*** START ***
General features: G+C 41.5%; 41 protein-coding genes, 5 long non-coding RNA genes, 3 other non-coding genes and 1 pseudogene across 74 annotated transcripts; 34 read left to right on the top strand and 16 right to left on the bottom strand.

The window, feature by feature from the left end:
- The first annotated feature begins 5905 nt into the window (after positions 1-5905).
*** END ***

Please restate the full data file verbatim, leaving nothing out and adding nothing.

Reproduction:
General features: G+C 41.5%; 41 protein-coding genes, 5 long non-coding RNA genes, 3 other non-coding genes and 1 pseudogene across 74 annotated transcripts; 34 read left to right on the top strand and 16 right to left on the bottom strand.

The window, feature by feature from the left end:
- The first annotated feature begins 5905 nt into the window (after positions 1-5905).